So, to get us started you may have heard of the Unity Candle Ceremony which as long been a tradition seen in marriages of all types and has a very simple yet symbolic meaning.  Traditionally in this kind of ceremony there would be a single candle (the unity candle) which would be lit by the bride and groom from their own single candles and it so symbolise the joining of the two lives together as one.  Family and friends can also be invited to join in the lighting ceremony although its quite a personal thing and involving the bride and groom seems to be  a really beautiful idea.  Words can be said at this time by the person who is conducting your ceremony.

www.pinkfrosting.com.au

Couple lighting a unity candle during a candle ceremony

A more recent unity ceremony has developed with the use of sand rather than candles.  This ceremony is seen as a celebration that is usually two to three minutes in length and is a meaningful symbolic joining of two lives.  The couple will ceremoniously pour various colours of sand from separate containers into one which is known as the unity vase thus joining the sand together as one.  We think this would work perfectly as part of a Beach Wedding here on Bournemouth Beach – what better way to celebrate the fact that you are getting married on the beach – the sand could be so symbolic as part of your day especially if you have a love of the sea and the beach.

www.revboas.blogspot.com

Couple during their sand ceremony placing sand into the unity vase

www.wendysweddingworks.com

Sand from a sand ceremony – beautiful to keep

Another ceremony you could incorporate is a handfasting ceremony whereby a the right hands of the bride and groom are bound together with cord or ribbon or a ceremonial shawl worn by the celebrant during the ceremony.  The wedding guests can also join in with this ceremony and be invited to tie a knot / ribbon around the clasped hands of the couple.  The ceremony is to symbolise the binding together which the couple will do when making their vows together.  Handfasting is often done a year beforehand at the engagement of the couple or when the couple agree to marry.   There are many different types of handfasting ceremony and these alternatives should be discussed with the person who is conducting your ceremony for you. There are differing thoughts as to the history of this ceremony – people believe that it may have Pagan beginnings but there are now many thoughts and ways to incorporate this into your ceremony and can also be accompanied with bespoke words written for you to complement  your ceremony.  It holds much significance and there are special verses which the celebrant speaks at this point in the ceremony.

“Tying  the knot” with a handfasting ceremony

Image courtesy of www.persimmonimages.com

And what about adding in “jumping of the broom” during the recessional.  This is a ritual from African culture but quite widely used in the USA at wedding ceremonies and now spanning all cultures.  The belief is that you are starting a new beginning with your partner (similar to the carrying of the bride over the threshold) and your problems are literally “swept away” as you jump over the broom into your new life as husband and wife.  Simple to incorporate into your ceremony but steeped in history and very symbolic.  This tradition calls for the jumping of the bride and groom together, hand in hand.  It is also a good way of involving all the guests as the Celebrant will usually call out to everyone to count “1, 2, 3….jump together. Jump!”  so that way it calls for the support of all the guests representing community and a sign of unity.  It can be used in same sex marriages and mixed race marriage to symbolise the sweeping away of prejudices and old traditions.  This could be a really appropriate ceremony to incorporate for second marriages.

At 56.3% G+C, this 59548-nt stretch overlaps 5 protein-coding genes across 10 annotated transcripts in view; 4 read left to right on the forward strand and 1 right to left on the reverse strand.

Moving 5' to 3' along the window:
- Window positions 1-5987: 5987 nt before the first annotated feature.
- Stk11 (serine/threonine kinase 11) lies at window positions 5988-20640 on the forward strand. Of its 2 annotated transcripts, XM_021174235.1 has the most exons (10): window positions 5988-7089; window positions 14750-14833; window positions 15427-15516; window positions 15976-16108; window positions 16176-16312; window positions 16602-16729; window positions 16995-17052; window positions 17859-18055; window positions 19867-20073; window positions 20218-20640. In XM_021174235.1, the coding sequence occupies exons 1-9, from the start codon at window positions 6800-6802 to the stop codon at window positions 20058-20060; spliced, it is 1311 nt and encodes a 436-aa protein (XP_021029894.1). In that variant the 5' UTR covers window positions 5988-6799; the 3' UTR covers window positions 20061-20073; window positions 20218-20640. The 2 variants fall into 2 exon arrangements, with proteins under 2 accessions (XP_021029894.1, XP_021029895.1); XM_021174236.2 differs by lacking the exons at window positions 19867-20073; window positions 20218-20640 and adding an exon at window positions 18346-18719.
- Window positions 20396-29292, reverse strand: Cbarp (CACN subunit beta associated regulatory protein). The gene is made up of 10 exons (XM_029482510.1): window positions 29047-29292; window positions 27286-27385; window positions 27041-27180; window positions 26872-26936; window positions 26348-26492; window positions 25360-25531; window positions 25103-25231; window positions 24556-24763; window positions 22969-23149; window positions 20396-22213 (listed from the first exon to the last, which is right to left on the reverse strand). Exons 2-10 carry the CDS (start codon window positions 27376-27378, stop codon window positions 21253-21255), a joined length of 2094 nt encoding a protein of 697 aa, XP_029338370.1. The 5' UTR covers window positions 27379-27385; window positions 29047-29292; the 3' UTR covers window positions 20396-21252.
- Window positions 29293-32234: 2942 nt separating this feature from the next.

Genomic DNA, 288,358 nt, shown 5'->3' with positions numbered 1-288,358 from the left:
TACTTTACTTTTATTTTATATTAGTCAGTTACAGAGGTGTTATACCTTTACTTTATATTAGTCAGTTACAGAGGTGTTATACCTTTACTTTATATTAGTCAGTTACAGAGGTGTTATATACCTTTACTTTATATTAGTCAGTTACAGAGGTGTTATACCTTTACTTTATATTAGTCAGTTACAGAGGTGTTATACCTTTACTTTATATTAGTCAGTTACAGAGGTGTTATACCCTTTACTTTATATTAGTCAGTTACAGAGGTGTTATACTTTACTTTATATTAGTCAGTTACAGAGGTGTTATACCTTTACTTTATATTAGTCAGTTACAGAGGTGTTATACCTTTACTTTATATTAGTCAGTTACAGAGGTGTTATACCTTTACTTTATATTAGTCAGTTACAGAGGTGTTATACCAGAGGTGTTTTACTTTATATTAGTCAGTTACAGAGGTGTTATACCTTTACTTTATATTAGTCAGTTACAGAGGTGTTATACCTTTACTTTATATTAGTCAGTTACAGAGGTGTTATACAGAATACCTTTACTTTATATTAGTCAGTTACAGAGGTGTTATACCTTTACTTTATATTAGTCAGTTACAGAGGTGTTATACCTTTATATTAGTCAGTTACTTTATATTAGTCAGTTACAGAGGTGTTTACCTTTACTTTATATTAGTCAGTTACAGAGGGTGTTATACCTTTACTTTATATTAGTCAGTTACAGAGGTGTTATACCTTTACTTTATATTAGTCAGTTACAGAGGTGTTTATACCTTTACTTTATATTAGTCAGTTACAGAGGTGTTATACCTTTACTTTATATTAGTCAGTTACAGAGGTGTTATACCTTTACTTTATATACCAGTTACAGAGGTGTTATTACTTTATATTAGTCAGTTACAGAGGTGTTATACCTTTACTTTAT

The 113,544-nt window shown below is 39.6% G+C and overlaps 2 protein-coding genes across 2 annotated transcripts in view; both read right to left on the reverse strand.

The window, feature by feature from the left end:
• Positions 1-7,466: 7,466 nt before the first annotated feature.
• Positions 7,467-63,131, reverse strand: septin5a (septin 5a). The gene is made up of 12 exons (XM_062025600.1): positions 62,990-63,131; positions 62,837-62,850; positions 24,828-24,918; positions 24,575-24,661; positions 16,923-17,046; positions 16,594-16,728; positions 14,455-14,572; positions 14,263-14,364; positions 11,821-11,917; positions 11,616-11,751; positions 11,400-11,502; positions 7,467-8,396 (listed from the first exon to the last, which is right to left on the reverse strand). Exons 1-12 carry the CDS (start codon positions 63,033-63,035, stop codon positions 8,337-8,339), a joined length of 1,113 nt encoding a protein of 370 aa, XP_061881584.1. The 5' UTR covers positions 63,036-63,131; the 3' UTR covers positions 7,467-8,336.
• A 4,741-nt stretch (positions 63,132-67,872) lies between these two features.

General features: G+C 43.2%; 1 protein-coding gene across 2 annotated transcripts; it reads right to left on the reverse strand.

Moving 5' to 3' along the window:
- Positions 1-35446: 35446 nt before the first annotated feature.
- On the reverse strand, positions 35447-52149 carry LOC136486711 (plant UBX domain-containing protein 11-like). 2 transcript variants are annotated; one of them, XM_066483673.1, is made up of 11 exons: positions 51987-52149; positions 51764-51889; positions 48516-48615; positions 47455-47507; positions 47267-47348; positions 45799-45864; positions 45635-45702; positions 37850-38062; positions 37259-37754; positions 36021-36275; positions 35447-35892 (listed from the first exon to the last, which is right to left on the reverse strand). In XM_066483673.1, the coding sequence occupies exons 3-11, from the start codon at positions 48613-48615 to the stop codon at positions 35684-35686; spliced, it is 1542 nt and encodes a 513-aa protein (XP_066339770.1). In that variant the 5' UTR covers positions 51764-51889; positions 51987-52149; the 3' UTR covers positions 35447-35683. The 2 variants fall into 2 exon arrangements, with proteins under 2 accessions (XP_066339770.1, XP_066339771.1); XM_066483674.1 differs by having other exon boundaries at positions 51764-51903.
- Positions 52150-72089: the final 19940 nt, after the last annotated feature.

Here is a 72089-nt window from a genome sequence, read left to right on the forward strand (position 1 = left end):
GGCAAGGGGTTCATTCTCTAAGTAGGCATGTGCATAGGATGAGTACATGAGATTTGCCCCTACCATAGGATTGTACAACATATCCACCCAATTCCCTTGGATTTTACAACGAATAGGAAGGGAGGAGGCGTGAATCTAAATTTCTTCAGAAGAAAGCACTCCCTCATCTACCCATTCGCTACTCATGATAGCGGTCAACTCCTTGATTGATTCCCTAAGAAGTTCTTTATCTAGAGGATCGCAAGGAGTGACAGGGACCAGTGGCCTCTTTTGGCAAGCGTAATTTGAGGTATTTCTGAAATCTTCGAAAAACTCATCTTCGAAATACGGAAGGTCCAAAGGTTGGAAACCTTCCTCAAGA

Jumping the broom on the exit of the bride and groom from the ceremony

Image courtesy of www.itasabrideslife.com

There are also many others way you can symbolise your wedding ceremony including a wine ceremony (the sharing of a wine goblet by the bride and groom to symbolise the “cup of life” ), exchange or roses (romantic ceremony and roses can be dried and preserved for future memories) , joining of flowers to make a family bouquet and many more.  Whilst your legal wedding ceremony must be performed at Beach Weddings Bournemouth by a Registrar from Bournemouth Registry Office you can also make some further choices for a further ceremony after this performed by a civil celebrant and we recommend the services of and work closely with Diana Saxby of www.gracetheday.com who is a fully trained Celebrant and can provide you with a very personal service and discuss incorporating some special elements into your very special day to make it exactly as you would like it to be.

Diana comments that “the sand ceremony is one of my favourites as it symbolises the uniting of two souls and two lives.  Its especially good if families are combining and there are children involved as they can participate with the pouring of sand and they feel involved and the reminder of their involvement each time they look at the sand vessel afterwards.  Coloured sands are particularly good for this as are beautifully shaped vessels which can be sealed and kept as lasting momentos.  The vessel can be engraved with the date of the wedding and names of the Bride and Groom.  This ceremony would work particularly well at Beach Weddings Bournemouth.  The candle unity ceremony may prove difficult with candles blowing out on occasions especially for beach weddings.  I can also recommend a Tasting The Four Elements Ceremony.  This refers to “for better, for worse, for richer, for poorer, in sickness, in health” and four different tasting elements are used usually in different wine goblets.  Lemon, vinegar, cayenne pepper and honey and can hold great importance within a wedding ceremony”

Diana Saxby can be contacted at diana@dianagrace.com and thank you to Diana for her contribution to this article